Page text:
The company has spent six years working on a platform focused on cell potency and recovery; it says it has cracked one of the biggest problems in cell therapy: extracting enough potent cells to treat chronically sick patients.
Industry and academic players are testing, under non-disclosure, that platform, known as the Curate Cell Processing System.
It is an automated system that has the potential to enable up to a 50% reduction in the total cost of autologous cell therapy production and a like reduction in the days required to produce a CAR-T dose, according to the company.
In addition, it more than doubles the recovery of patient-derived white blood cells and CD3+ T cell subsets, with exceptional purity in a single-step, closed microfluidic system, added the developer.
Recovering naïve and central memory T cells
Curate Bioscience’s chief technology officer, Tony Ward, told BioPharma-Reporter how the system has "industry-leading" ability to produce more high-quality white blood cells for CAR-T oncology cures.
“Today, autologous cell therapy manufacturing typically starts with five steps, taking longer than four hours to obtain a white blood cell preparation for T-cell selection and activation.
“Across these steps, one can lose up to 90% of the cells of interest. The Curate system is highly superior, isolating white cells with high recoveries, without bias or damage, in an easy-to-use closed microfluidic system with just a single step taking about 45 minutes. There is minimal operator hands-on time. On average, our system recovers more than 4-fold more T central memory cells than density-based methods. Our single platform also provides greater than 3-log wash efficiency in a single pass and can concentrate the product to industry needs without breaking the closed loop sterility."
He said the platform is looking to address a fundamental challenge for the industry: inconsistent and low recovery starting cell material.
“The Curate System’s gentle processing delivers a higher yield of more naïve, minimally manipulated T cells, which should enable better engraftment and persistence profiles for making improved therapies. Recovering more naïve and central memory T cells of the highest quality is key to optimizing the end-to-end production workflow. It reduces days, process steps, and the associated costs of cell culture expansion, along with dramatically reducing capital infrastructure spending and skilled labor requirements.”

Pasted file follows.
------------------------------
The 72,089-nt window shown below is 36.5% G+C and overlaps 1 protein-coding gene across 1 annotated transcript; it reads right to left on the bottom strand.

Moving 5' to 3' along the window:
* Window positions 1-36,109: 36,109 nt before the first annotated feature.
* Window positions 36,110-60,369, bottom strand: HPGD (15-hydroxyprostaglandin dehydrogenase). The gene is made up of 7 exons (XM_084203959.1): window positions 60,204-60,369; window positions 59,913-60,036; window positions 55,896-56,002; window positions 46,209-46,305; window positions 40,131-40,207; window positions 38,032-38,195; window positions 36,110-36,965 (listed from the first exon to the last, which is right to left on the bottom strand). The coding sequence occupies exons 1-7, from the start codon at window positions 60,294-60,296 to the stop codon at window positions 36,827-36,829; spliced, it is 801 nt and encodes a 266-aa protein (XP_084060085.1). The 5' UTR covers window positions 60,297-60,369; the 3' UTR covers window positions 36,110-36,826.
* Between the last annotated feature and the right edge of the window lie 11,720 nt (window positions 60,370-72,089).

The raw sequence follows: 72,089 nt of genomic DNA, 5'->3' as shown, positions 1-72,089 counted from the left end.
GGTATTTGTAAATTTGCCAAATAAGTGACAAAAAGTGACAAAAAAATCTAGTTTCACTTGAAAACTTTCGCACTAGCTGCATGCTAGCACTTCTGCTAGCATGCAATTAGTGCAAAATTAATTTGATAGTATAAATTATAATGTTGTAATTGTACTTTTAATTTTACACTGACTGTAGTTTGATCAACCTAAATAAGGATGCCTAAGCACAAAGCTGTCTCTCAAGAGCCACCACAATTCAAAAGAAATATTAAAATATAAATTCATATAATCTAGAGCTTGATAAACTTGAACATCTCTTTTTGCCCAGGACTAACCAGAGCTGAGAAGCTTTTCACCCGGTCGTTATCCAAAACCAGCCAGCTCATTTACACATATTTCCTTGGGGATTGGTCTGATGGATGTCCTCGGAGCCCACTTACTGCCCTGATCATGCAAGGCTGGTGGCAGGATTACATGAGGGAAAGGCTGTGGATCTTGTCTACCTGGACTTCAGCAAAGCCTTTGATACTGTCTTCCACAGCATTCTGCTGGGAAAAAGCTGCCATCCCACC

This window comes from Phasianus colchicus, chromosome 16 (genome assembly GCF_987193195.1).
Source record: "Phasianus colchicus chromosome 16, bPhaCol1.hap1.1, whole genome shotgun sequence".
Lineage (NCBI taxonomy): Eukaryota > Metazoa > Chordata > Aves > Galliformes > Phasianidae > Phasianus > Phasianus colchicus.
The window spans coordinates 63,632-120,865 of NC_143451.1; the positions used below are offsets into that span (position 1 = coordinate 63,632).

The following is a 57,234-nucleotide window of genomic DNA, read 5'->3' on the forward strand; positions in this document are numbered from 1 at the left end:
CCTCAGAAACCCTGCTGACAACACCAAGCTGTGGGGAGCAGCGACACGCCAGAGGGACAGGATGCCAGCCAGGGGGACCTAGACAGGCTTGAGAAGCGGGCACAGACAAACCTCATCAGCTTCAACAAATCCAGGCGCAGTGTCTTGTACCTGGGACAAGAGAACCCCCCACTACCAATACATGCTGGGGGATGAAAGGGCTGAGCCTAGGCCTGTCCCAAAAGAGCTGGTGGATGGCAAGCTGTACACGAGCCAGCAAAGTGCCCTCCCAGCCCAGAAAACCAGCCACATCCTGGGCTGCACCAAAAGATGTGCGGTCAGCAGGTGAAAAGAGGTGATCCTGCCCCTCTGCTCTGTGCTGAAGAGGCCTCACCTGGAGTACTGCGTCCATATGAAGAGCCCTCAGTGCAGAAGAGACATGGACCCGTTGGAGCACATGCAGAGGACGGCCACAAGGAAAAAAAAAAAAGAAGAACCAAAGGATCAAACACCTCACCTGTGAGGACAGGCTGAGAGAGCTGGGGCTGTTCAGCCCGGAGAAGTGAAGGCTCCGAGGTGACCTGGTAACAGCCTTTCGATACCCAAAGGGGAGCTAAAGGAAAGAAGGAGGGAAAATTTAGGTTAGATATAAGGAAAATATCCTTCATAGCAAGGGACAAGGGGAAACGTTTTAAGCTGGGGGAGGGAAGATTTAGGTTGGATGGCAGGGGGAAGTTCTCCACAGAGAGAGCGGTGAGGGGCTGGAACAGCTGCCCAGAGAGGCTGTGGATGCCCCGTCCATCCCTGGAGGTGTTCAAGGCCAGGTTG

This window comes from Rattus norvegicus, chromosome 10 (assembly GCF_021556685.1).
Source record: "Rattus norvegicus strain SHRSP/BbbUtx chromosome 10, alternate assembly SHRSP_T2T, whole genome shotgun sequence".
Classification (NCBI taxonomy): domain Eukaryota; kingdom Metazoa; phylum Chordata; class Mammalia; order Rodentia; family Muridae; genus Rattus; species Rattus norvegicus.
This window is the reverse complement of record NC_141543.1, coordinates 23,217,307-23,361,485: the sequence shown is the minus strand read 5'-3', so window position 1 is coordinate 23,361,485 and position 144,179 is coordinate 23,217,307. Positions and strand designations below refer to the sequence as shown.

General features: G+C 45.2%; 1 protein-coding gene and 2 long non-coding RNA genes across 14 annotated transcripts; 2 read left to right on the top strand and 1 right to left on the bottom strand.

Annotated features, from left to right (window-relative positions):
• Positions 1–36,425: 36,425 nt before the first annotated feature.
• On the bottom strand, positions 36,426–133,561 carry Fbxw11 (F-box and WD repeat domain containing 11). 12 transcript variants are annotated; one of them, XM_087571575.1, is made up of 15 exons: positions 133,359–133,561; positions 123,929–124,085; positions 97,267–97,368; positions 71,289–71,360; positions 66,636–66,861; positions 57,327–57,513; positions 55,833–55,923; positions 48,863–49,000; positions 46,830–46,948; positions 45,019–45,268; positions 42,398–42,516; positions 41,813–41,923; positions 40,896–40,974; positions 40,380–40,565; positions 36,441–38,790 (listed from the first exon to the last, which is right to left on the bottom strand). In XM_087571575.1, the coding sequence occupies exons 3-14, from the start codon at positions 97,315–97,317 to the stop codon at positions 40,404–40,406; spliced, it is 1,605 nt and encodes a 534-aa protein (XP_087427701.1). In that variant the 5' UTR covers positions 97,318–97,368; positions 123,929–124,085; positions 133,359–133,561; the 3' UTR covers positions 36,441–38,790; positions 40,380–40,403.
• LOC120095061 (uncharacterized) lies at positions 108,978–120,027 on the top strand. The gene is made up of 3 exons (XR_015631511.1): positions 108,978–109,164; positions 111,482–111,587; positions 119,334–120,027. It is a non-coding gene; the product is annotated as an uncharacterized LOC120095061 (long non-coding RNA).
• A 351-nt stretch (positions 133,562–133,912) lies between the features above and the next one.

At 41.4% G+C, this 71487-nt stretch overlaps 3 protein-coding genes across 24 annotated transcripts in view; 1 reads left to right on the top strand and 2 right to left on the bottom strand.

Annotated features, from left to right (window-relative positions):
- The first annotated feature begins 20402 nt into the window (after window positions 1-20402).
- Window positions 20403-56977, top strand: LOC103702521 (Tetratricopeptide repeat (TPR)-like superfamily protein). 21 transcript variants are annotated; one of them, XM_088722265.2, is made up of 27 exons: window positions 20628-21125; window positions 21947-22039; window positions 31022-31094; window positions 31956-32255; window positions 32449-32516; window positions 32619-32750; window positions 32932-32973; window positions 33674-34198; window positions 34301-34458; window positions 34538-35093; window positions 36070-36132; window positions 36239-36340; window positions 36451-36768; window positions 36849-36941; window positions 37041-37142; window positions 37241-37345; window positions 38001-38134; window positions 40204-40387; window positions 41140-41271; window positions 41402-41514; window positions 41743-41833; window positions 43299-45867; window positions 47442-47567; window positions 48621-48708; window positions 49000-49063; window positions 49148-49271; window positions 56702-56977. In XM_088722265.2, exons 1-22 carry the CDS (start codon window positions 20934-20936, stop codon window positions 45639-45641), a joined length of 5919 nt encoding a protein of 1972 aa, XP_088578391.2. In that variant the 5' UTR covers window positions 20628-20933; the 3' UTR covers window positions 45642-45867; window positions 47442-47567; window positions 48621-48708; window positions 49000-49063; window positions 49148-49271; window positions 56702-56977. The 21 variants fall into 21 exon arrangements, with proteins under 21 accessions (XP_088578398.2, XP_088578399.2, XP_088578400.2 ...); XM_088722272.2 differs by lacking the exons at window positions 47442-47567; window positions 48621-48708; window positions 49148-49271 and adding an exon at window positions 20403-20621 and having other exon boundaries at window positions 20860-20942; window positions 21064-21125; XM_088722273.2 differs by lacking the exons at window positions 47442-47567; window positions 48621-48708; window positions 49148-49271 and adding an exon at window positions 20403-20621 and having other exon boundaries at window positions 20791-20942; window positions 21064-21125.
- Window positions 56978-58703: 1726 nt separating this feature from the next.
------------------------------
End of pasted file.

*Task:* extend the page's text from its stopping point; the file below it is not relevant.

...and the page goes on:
And the company is now planning a broader commercial launch by Q4 2022 for its cGMP-manufactured system and consumables, said chief business officer, Gaurav Vij. “We are on track with select major biopharmas, CDMOs, and life science tools companies participating in our technology access program for early evaluation and qualification.”
Leveraging IP portfolios
The company was actually established two decades ago, with the licensing of substantial IP portfolios from Princeton University, Mass General Hospital, and other early leaders in microfluidic deterministic separation technology.
“The potential to efficiently separate rare cell populations for diagnostic use was terrific, and, during that time, we out-licensed selective fields with the benefit of a cross-license back of more IP.
“Around 2015, we moved toward internal technology development, and in 2017, we focused on the challenge of separating WBCs for CAR-T and other cell therapy applications, advancing our product realization and building an exceptional internally-developed IP portfolio.
“Our Curate Cell Processing System now can help provide greater cells of exceptional quality to improve manufacturing curative therapies for patients facing intractable diseases,” said its CEO Michael Grisham.
And Curate Biosciences has seen plenty of interest from the venture capital side:
“We’ve raised US$50m in equity funding to date, of which US$33.5m was raised over the past two years in our first venture/strategic rounds led by Vensana Capital and Amgen Ventures, with participation by another major healthcare industry leader and our prior angel round investors.
“The strength of our technology portfolio also leveraged non-equity funding from grants and in-license agreements that contributed intellectual property to the company,” said CFO Jason Walsh.